High-performance models have become an essential part of a luxury brand’s line-up, as the BMW M, Mercedes-AMG and Audi S and RS models clearly demonstrate. So, it should be no surprise to see that Cadillac wants to play in the performance segment, as well.
General Motors’ luxury brand plans to expand the availability of its V-Series, Caddy now says, and that will be marked with the arrival of the new CT6-V version of its flagship sedan next spring. That said, two current V-Series models will soon be going away, Cadillac pulling the plug on both the ATS-V and CTS-V in the near future.
“Beginning with the debut of the CTS-V Sedan in 2004, the V-Series sub-brand sparked new life into Cadillac,” GM’s product development chief Mark Reuss said in a statement. “As a result of the overwhelming response the CT6 V-Sport received when revealed in early 2018, we’ve decided to formally make it a V-Series, signaling the expansion of V-Series.”
If anything, Cadillac has been reluctant to fully embrace the idea of turning its “V” line into a full performance series, along the lines of what its European competitors have done. Virtually every Mercedes-Benz model has a counterpart AMG offering, for example, and that sub-brand now has a unique model of its own, the GT, which is offered in both two and four-door versions. And Audi pioneered the idea of two levels of performance with products like the S7 and RS7 stepping things up from the base A7 model.
(See what we think of the new Cadillac XT4 crossover. Click Here for the story.)
Cadillac has so far offered the “V” treatment on only a handful of products, starting with that original CTS-V model in 2004 and then adding the ATS-V a few years ago. The latter model scored well in performance tests, out-accelerating such stalwarts as the BMW M3, though demand has been modest, at best. The automaker notably has avoided adding “V” versions of its SUV and CUV models, though that could change going forward, based on what product chief Reuss is now suggesting.
We got a first good look at the sub-brand’s newest entry at the New York Auto Show last March. It was then being called the CT6 V-Sport, that being code for a toned-down version, similar to an Audi S model. But when the big sedan rolls into U.S. showrooms next spring it will now be called the CT6-V.
Under the hood, meanwhile, it will move forward with the help of the new Caddy Blackwing V-8. The twin-turbo beast displaces 4.2 liters and will punch 550 horsepower and 627 pound-feet of torque into all four wheels through the new GM 10-speed automatic transmission.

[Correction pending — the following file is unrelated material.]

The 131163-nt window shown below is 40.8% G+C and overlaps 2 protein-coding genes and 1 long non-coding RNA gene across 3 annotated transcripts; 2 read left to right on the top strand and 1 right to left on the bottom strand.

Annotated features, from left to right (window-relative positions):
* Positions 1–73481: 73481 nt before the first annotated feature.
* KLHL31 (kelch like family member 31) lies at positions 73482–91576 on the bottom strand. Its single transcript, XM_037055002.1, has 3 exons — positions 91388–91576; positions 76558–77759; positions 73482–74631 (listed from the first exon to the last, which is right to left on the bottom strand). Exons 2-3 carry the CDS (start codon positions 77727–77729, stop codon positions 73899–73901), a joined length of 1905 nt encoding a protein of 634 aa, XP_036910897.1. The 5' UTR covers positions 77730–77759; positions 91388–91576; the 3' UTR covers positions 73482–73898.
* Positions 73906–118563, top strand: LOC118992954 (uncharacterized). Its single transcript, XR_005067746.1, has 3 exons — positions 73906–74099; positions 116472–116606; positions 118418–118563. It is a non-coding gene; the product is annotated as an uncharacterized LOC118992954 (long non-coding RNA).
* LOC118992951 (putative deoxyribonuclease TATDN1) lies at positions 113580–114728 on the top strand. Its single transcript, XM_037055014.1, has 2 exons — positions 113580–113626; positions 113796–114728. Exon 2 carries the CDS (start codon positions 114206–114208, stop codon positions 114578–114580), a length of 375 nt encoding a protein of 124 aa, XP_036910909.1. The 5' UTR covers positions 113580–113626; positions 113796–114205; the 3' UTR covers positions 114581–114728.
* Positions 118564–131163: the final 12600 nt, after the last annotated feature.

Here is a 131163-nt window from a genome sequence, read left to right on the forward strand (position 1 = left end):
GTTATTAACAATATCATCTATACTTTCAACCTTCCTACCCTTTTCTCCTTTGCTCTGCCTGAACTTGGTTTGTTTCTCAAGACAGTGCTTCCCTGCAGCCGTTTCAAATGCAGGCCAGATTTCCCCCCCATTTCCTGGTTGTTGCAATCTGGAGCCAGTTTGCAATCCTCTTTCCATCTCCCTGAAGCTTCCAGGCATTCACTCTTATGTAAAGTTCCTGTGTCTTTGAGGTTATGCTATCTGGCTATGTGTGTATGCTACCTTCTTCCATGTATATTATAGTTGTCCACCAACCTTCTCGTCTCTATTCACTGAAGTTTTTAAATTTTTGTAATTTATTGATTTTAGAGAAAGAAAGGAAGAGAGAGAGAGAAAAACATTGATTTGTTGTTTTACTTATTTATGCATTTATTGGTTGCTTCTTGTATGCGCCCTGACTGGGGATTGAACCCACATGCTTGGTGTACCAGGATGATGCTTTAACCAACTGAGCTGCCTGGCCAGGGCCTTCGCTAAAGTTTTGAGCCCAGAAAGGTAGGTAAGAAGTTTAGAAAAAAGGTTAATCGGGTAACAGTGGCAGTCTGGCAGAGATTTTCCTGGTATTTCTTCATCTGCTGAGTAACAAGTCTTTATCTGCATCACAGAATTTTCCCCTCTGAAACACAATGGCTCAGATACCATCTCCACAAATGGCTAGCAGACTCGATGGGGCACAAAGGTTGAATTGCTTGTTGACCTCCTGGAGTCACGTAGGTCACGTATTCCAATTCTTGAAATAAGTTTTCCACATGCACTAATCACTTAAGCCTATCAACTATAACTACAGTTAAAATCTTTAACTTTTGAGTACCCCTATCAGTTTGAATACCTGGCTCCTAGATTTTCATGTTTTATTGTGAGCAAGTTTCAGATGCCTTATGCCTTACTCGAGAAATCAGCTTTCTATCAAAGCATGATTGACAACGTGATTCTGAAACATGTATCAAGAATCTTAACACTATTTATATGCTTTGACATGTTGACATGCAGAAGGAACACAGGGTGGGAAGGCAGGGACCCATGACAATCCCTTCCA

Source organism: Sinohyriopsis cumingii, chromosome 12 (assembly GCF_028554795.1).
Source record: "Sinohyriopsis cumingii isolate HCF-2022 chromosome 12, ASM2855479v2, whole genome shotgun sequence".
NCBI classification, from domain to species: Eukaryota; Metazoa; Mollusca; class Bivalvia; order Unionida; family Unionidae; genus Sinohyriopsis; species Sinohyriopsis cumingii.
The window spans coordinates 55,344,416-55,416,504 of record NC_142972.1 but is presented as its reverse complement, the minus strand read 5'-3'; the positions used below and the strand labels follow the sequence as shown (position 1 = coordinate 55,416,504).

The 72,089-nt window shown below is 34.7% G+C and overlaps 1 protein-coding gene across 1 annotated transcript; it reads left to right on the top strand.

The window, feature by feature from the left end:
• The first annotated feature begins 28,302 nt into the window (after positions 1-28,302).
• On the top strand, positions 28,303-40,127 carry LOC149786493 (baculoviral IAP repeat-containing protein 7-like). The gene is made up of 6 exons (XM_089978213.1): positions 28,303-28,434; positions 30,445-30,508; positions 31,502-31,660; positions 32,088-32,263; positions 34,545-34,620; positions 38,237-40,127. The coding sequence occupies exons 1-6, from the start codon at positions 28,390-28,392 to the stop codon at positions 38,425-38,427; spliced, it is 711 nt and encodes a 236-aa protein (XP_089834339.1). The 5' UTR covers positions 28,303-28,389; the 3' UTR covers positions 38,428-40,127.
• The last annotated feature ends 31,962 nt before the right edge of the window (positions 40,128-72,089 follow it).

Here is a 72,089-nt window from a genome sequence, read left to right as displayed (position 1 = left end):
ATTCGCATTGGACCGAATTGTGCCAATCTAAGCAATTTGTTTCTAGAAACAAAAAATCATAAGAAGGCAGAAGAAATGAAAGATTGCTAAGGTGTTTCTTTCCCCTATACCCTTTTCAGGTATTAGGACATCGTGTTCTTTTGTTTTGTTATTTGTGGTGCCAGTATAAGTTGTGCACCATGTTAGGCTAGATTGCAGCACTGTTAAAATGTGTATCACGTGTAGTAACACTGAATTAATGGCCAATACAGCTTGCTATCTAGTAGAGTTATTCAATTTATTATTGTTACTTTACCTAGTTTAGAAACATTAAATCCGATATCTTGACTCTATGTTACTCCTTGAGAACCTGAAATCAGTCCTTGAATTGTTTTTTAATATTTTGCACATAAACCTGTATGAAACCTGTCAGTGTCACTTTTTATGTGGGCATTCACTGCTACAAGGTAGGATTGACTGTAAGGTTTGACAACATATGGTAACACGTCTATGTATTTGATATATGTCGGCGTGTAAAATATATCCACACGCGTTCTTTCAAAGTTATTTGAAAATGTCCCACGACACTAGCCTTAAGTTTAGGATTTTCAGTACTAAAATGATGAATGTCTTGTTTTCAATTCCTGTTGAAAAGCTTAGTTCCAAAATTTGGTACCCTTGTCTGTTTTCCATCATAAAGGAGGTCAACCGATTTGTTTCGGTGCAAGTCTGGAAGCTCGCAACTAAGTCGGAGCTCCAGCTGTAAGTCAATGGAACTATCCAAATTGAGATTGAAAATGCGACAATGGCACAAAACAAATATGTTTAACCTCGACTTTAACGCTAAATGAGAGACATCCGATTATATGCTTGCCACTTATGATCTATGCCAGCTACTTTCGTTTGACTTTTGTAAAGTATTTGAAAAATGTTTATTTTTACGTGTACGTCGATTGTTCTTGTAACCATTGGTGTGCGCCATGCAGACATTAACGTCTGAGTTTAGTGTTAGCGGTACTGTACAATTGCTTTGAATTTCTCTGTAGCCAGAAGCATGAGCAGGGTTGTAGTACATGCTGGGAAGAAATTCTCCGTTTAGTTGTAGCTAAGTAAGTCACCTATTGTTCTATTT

There also will be a slightly lower-performance version, derating the Blackwing to 500 hp and 553 lb-ft. It will power the CT6 Platinum edition.
(Click Here for more about Cadillac going small with new XT4.)
The question is whether Caddy will now begin to add “V” versions of its expanding SUV line-up. The automaker is just rolling out the new XT4 compact CUV. At least initially, all versions will be powered by a 2.0-liter gas engine making 237 horsepower and 258 pound-feet of torque. The XT4 follows the 2016 debut of the bigger XT5 crossover, and the rebirth of the full-size Cadillac Escalade SUV. So far, none have had the “V” treatment.
But several Caddy officials hinted that may be in the works, during conversations with TheDetroitBureau.com at a first drive of the 2019 Cadillac XT4 in Seattle earlier this month. None of those sources would discuss specific timing but they indicated it will be essential as utility vehicles are set to become the dominant portion of the brand’s future line-up.
Overall, utes account for more than half of U.S. new vehicle sales, and that share continues to grow, especially in the luxury market. Cadillac plans to roll out a new or completely refreshed model every six months for the next three years, and utility vehicles will dominate that offensive.
Caddy isn’t walking away from the passenger car segment, though you won’t see any new coupes for the foreseeable future. And the current four-door line-up will go away, with two new sedans now in the works. That means we can wave goodbye to both the ATS-V and CTS-V. Whether the new models coming will be offered with “V” versions is far from clear, though that does appear a strong possibility.
(To see more about Cadillac cutting sedans from its line-up, Click Here.)
“As we accelerate Cadillac’s growth around the world, our V-Series will continue to expand the brand, enhance its image and attract new buyers to our showroom,” Cadillac President Steve Carlisle said in the brand’s statement.
2 responses to “Cadillac Expanding V-Series – Even as it Drops ATS-V, CTS-V Models”
Hey Paul- just FYI- not dropping any of the V Series already on the road- just adding CT6 thx mark
For our readers: Mssr. Reuss and I continued the conversation on Facebook and here’s the follow-up:
Paul Eisenstein When the two cars go away shortly, Mark, you will, and note I did not mark a timeline. But FM has made clear (starting with Johan) that the two models are being replaced. So I’m not sure where the error…
Mark Reuss Fair enough
Paul Eisenstein Thanks, Mark…I can see where your concern was. I hope you see the way I worded my original piece. Meanwhile, I made sure that your comment and my reply was on TDB so readers can further judge and comment. THANK you for your input.